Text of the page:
Subject:
Social Science
Material Type:
Lesson Plan
Primary Source
Provider:
Library of Congress
Date Added:
11/09/2023
Constitution Day Live 2021 | Liberty & Equality
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How do liberty and equality interact in the Constitution? On Friday, September 17th from 10:30 AM to 3:00 PM ET, the Bill of Rights Institute streamed this live event and welcomed scholars, thinkers, and teachers to explore the relevancy of the Constitution today. How can we work to balance liberty and equality in our communities? Where do tensions arise between the two principles, and what tools from the Constitution can we use to work toward resolution?

Subject:
Social Science
Social Studies
Material Type:
Lecture
Provider:
Bill of Rights Institute
Date Added:
09/12/2022
The Constitution Explained | A Primary Source Close Read w/ BRI
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How is the Constitution structured? In this episode of our "Close Reads: Explained" series, Kirk tackles the Constitution and explains its biggest concepts to you. What does the document teach us about the government it defines?

Subject:
Social Science
Social Studies
Material Type:
Lecture
Provider:
Bill of Rights Institute
Date Added:
09/12/2022
The Constitutional Dictionary
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This document is a glossary of words, phrases, and concepts used in the United States Constitution. Note that some words are defined only as they apply to the Constitution itself. The page does have advertisements as well, so it is best used as a teacher resource.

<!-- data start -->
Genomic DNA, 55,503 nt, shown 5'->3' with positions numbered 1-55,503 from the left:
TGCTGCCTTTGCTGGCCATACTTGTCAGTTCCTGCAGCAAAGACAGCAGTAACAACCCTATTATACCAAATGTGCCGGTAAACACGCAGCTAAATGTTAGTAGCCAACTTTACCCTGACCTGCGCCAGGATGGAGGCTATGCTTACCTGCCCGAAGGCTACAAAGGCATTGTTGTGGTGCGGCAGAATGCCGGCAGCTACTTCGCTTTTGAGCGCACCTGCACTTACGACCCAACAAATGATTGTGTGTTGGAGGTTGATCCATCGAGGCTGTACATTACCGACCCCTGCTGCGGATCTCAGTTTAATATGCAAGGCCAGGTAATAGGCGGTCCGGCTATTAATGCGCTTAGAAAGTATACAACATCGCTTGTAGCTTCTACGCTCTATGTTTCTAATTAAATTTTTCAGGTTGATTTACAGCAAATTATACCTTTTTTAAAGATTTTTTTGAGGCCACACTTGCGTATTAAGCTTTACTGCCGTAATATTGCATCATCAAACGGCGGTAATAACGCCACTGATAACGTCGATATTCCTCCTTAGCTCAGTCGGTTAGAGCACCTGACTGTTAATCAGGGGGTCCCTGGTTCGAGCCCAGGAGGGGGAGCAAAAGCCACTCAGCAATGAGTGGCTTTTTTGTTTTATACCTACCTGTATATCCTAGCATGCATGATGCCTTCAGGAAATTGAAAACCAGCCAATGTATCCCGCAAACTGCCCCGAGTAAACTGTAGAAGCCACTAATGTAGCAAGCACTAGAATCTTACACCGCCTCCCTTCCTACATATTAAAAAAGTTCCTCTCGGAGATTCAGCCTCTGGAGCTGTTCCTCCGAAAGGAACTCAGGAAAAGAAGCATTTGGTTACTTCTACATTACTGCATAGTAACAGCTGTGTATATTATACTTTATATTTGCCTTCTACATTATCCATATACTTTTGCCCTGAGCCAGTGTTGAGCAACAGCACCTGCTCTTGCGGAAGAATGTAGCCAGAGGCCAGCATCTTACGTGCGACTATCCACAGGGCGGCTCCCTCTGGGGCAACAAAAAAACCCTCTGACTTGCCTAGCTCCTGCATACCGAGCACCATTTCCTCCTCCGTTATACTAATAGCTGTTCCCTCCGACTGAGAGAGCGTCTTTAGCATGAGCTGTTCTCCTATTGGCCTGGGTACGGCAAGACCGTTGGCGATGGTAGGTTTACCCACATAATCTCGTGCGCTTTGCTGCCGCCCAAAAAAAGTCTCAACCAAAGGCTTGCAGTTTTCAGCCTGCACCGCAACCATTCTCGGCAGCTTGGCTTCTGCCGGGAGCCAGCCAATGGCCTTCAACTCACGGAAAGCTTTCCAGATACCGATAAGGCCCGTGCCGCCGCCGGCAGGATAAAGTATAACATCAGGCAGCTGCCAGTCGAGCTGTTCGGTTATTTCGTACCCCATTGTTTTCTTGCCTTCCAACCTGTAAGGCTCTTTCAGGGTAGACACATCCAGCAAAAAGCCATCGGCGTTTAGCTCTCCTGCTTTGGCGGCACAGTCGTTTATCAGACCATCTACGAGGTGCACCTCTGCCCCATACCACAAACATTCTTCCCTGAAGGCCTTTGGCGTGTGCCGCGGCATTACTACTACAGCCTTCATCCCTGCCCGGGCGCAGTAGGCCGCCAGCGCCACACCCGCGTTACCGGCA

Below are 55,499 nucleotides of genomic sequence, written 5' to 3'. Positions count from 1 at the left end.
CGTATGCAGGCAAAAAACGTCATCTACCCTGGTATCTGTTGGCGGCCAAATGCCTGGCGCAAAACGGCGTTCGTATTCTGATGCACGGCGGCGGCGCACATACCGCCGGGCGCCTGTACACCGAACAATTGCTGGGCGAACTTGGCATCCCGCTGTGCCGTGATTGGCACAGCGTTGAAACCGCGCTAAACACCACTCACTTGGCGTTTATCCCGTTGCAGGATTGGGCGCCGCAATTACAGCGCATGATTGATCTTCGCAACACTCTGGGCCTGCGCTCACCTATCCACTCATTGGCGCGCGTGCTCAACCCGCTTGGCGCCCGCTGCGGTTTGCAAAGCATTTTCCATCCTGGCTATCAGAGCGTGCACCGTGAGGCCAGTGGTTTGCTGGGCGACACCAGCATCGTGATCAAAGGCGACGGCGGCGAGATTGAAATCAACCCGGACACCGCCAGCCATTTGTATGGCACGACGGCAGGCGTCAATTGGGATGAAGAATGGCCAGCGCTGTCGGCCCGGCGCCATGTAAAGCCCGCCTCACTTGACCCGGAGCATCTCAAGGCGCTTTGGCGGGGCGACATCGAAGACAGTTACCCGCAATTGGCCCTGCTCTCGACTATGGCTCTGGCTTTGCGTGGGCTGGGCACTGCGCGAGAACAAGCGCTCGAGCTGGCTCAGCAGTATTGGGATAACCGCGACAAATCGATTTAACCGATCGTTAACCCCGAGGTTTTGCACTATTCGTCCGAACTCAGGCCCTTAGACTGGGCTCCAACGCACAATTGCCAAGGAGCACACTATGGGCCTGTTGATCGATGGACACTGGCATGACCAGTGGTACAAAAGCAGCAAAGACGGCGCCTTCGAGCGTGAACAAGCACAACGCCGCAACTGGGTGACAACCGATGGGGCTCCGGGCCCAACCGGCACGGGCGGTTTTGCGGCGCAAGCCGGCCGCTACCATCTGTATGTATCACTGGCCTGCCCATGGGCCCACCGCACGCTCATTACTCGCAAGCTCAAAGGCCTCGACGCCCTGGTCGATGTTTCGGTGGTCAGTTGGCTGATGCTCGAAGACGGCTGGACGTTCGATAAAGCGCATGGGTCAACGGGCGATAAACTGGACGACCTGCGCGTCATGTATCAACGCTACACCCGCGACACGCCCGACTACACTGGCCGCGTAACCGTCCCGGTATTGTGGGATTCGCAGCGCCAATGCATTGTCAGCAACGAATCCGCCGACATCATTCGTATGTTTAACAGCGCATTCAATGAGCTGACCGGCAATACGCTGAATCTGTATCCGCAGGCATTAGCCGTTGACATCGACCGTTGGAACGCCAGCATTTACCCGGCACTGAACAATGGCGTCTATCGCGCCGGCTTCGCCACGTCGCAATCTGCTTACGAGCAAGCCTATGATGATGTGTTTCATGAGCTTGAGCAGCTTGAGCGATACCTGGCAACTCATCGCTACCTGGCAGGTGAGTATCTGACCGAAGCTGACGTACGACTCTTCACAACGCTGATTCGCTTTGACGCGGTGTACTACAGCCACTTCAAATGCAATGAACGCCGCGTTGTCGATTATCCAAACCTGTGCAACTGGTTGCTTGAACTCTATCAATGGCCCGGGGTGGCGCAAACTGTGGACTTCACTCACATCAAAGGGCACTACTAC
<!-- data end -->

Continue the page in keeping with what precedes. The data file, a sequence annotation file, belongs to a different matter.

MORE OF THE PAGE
Subject:
History
Social Science
Social Studies
Material Type:
Reading
Provider:
The U.S. Constitution On-Line
Date Added:
01/03/2023
The Constitution at Work
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Public Domain
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In this activity students will analyze documents that span the course of American history to determine their connection to the U.S. Constitution. Students will then make connections between the primary sources they have examined and sections of the Constitution, and determine the big idea(s) found in the Constitution exemplified by each.

Subject:
History
Social Science
Material Type:
Activity/Lab
Primary Source
Provider:
National Archives
Provider Set:
DOCSTeach
Date Added:
05/10/2024